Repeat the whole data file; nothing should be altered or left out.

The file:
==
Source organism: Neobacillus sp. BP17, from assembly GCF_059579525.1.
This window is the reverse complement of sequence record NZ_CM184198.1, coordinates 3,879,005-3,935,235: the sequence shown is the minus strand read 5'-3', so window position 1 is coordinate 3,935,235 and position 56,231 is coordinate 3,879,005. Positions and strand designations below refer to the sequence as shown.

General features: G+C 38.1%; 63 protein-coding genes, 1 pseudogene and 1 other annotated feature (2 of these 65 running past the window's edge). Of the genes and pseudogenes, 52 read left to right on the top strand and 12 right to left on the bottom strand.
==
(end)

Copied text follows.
Source organism: Neobacillus sp. BP17, from assembly GCF_059579525.1.
This window is the reverse complement of sequence record NZ_CM184198.1, coordinates 3,879,005-3,935,235: the sequence shown is the minus strand read 5'-3', so window position 1 is coordinate 3,935,235 and position 56,231 is coordinate 3,879,005. Positions and strand designations below refer to the sequence as shown.

General features: G+C 38.1%; 63 protein-coding genes, 1 pseudogene and 1 other annotated feature (2 of these 65 running past the window's edge). Of the genes and pseudogenes, 52 read left to right on the top strand and 12 right to left on the bottom strand.